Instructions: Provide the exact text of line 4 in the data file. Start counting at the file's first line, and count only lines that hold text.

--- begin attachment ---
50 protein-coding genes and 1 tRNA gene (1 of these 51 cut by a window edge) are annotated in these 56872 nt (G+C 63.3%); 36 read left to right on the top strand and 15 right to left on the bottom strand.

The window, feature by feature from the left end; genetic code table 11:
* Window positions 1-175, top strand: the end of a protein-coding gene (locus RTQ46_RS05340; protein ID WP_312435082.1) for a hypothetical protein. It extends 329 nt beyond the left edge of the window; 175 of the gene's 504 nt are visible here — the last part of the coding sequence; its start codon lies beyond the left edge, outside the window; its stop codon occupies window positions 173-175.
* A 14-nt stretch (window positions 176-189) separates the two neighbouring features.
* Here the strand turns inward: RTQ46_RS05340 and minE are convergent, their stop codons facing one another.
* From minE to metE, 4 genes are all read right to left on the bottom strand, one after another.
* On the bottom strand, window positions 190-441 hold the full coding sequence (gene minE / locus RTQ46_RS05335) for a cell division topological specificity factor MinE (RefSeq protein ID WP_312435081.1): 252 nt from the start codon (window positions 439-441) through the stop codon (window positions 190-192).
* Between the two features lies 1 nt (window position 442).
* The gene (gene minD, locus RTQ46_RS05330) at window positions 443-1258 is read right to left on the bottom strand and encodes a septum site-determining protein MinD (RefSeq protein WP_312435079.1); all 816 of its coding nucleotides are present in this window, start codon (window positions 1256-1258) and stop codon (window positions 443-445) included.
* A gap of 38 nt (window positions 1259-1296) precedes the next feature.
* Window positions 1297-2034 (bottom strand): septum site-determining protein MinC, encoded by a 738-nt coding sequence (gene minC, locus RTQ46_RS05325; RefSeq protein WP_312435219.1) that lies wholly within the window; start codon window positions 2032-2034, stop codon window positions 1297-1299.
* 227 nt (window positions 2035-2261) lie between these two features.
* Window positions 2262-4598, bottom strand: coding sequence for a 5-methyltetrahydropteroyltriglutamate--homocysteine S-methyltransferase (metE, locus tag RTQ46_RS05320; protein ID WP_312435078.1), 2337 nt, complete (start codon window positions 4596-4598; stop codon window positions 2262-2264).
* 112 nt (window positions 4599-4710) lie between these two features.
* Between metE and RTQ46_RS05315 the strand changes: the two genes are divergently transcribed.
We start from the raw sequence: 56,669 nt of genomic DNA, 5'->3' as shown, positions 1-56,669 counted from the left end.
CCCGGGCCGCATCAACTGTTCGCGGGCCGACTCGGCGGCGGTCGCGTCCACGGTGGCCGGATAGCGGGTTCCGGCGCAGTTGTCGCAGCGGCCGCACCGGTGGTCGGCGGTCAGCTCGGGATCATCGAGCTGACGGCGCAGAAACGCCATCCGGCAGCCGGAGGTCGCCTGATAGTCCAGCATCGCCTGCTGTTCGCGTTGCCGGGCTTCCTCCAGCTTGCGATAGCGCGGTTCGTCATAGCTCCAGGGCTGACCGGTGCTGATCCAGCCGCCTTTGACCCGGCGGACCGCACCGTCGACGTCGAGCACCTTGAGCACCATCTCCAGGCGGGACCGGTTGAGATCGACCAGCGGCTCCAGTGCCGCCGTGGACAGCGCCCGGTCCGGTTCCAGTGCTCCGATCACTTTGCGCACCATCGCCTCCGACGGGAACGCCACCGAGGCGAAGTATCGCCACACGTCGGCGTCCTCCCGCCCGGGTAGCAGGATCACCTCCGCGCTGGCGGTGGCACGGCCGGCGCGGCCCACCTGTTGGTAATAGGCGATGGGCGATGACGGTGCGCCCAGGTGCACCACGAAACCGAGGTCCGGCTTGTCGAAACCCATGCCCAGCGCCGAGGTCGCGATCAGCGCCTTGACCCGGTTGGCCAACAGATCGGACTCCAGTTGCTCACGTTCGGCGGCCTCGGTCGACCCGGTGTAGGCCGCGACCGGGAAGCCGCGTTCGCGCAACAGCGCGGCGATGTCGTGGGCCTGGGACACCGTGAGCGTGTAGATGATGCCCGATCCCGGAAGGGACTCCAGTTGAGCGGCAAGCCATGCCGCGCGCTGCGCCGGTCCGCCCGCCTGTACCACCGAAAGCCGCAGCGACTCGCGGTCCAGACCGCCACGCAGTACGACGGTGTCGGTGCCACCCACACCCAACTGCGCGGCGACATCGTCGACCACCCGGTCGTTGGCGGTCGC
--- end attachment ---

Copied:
* A 14-nt stretch (window positions 176-189) separates the two neighbouring features.